I have hauled the machine up and down California. It has been on and off airplanes, in and out of carrying cases, ferried by car, bus, truck, train, and shoulder harness. The Tascam DA-45 is not only built to last. It executes its job with unblinking savoir faire. If it were a person, you'd say it is a glutton for punishment. We remember the famous words of praise granted Lord Halifax, England's foreign minister, after a trip to post-war Germany. He was dubbed a man with "infinite capacity for being trodden on without complaint."

The DA-45 does not complain . . . or stick or burp or blink with uncomprehending gaze. You never feel that it intends to stare you into a stupor of frustration. It seems designed to be your friend, especially under the most unwelcome, and challenging on location recording conditions. I think it is common recognition, to all but the stubborn and deaf, that recording live to two-track is daunting and precarious work. No studio engineer faces, moment by moment, week after week, seizures of surprise to rival the promised interference -- PA feedback, cables tripped over, monitor bleeds, stage chatter, audience noise, and more difficult technical troubles too numerous to list -- that any on location engineer deals with.

The point here is not to solicit sympathy but to praise equipment that subtracts difficulty. The DA-45 is just such a piece of gear. In literally hundreds of hours of recording under threatening circumstances, it has not let me down even once. Not for one mili-second. Amazing. Almost unheard of. Surely, by saying this, I've cooked my audio goose. I am knocking on wood.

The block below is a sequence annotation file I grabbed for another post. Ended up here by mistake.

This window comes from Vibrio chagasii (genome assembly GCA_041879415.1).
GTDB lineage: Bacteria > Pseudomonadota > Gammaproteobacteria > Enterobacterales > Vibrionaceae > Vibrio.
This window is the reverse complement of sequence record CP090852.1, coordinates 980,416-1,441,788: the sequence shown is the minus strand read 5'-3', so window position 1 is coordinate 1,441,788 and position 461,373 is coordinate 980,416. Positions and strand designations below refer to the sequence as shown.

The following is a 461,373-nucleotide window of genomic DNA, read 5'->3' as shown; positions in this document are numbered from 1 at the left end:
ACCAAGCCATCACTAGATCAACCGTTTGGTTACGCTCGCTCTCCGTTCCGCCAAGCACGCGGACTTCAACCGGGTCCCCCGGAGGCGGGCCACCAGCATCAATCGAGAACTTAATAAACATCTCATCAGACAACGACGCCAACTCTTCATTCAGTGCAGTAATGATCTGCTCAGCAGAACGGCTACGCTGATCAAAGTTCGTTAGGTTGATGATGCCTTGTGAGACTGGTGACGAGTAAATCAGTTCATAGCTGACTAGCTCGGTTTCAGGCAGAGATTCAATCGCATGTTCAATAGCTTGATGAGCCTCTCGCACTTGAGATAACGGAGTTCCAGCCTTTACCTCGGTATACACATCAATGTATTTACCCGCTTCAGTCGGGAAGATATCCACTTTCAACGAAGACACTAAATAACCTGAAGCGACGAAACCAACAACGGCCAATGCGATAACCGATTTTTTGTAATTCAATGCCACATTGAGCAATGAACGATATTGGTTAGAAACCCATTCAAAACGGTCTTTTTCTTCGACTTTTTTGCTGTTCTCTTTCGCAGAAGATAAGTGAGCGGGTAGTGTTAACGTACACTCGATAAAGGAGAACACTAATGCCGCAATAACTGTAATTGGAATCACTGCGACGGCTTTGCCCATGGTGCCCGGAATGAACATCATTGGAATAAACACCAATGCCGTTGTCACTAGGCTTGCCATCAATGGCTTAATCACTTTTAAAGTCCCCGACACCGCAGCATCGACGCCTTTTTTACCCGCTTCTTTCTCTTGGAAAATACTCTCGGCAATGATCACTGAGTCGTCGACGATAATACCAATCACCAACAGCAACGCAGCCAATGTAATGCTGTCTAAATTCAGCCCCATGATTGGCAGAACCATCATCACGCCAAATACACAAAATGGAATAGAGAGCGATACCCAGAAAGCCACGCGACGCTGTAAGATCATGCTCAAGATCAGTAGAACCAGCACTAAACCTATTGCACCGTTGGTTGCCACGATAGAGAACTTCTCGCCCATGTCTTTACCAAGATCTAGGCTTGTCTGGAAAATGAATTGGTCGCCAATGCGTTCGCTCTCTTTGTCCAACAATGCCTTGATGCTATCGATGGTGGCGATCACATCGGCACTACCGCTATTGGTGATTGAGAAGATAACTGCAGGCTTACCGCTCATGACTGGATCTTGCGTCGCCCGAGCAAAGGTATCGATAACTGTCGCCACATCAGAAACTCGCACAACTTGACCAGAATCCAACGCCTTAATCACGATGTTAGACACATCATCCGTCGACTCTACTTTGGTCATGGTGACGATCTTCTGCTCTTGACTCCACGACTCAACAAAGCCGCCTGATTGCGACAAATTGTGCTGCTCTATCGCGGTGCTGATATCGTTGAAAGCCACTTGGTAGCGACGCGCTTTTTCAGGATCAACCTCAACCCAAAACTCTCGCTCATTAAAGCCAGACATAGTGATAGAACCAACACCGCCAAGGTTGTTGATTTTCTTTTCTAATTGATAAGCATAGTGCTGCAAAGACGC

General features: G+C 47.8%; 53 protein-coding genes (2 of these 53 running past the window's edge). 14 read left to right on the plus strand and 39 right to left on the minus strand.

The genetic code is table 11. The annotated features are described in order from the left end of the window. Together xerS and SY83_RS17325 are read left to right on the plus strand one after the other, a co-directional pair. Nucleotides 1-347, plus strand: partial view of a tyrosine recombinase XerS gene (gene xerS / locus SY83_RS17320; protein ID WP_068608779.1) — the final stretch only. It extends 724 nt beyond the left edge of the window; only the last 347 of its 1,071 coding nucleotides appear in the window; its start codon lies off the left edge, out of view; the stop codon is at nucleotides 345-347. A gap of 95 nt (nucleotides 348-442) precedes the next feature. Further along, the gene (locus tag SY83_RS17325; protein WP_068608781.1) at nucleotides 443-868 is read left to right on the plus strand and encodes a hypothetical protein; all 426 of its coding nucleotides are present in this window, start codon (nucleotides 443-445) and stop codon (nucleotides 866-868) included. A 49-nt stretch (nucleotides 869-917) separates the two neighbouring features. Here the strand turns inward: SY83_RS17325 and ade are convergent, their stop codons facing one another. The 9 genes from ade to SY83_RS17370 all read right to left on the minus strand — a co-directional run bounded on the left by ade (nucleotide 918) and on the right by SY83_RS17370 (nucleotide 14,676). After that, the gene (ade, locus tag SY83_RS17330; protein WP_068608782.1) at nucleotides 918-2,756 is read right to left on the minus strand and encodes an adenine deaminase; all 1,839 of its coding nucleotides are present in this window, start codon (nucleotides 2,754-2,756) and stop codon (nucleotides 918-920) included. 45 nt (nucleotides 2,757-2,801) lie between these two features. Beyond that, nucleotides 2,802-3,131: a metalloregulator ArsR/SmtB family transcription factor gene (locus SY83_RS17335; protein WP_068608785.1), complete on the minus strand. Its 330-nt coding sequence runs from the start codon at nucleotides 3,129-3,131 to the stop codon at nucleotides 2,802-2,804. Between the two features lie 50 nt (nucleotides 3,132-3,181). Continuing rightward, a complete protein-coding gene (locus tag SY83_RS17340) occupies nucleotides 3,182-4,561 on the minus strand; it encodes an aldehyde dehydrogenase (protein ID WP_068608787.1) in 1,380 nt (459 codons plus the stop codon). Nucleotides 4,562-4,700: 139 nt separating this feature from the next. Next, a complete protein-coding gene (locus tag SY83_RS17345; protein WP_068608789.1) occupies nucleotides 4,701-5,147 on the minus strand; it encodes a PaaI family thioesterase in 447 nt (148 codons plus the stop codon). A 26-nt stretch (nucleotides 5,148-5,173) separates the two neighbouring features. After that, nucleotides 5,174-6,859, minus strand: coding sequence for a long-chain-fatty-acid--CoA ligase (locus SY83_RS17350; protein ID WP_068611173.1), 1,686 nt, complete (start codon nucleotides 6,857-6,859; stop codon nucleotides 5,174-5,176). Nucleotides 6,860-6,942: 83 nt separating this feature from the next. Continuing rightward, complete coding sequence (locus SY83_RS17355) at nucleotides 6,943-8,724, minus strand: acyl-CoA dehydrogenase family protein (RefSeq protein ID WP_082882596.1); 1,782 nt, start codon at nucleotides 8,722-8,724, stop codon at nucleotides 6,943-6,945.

But the DA-45 gives someone a great deal of comfort because of its reliability. I will assume that a good many prospects for purchase of this Rolls Royce box already know that 24-bit master tapes, inscribed at a 48 Hz sampling rate, more than double the amount of audio data captured on 16-bit (44.1)media. What those who have not worked at this higher data rate may not fully appreciate is how much easier it is to master a tape with more than twice the digital information.

Why easier? Because you need to go back and recraft your mastering work all over again when you discover unwelcome results that creep into the final project . . . results that can often be avoided when you have greater sonic resolution to manipulate in mastering.

The DA-45 gives you scads of sonic detail you just do not hear, or capture, with a 16-bit deck. Of course, the down side to the TASCAMís 24-bit resolution is obvious. In order to step up from 16 to 24-bits, the DA-45 throws a digital tape across the recording heads at twice the "normal" tape speed. A 60-minute tape will give you 30 minutes of recording time.

This halving of tape time is the only down side I can point to. The sonic benefit more than exceeds the cost or vigilance needed in order to achieve the DA-45s greater resolution. Better yet, the design structure that confronts you here is not merely user friendly. It conforms to a number of personal modes of professional use.

A front panel jog shuttle allows you to choose an appropriate dither setting each time you use the machine. You have both balanced and unbalanced analog in and out. You may choose, as I often have, to over-ride the unit's very fine internal A/D conversion and send your tape either a coaxial or AES-EBU digital feed from an outboard A/D box. The wonderful Crane Song "HEDD" (harmonically-enhanced digital device) has made a splendid partner with the DA-45. So has a two-channel Apogee A/D.